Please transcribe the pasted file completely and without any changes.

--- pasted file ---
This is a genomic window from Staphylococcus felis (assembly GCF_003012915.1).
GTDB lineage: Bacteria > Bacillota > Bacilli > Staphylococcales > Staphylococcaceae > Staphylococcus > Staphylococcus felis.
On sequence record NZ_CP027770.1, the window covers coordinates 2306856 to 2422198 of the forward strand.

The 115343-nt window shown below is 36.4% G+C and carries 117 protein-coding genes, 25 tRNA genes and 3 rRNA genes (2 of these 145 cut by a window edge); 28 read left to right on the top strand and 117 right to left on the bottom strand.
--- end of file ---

This is a genomic window from Staphylococcus felis (assembly GCF_003012915.1).
GTDB lineage: Bacteria > Bacillota > Bacilli > Staphylococcales > Staphylococcaceae > Staphylococcus > Staphylococcus felis.
On sequence record NZ_CP027770.1, the window covers coordinates 2306856 to 2422198 of the forward strand.

The 115343-nt window shown below is 36.4% G+C and carries 117 protein-coding genes, 25 tRNA genes and 3 rRNA genes (2 of these 145 cut by a window edge); 28 read left to right on the top strand and 117 right to left on the bottom strand.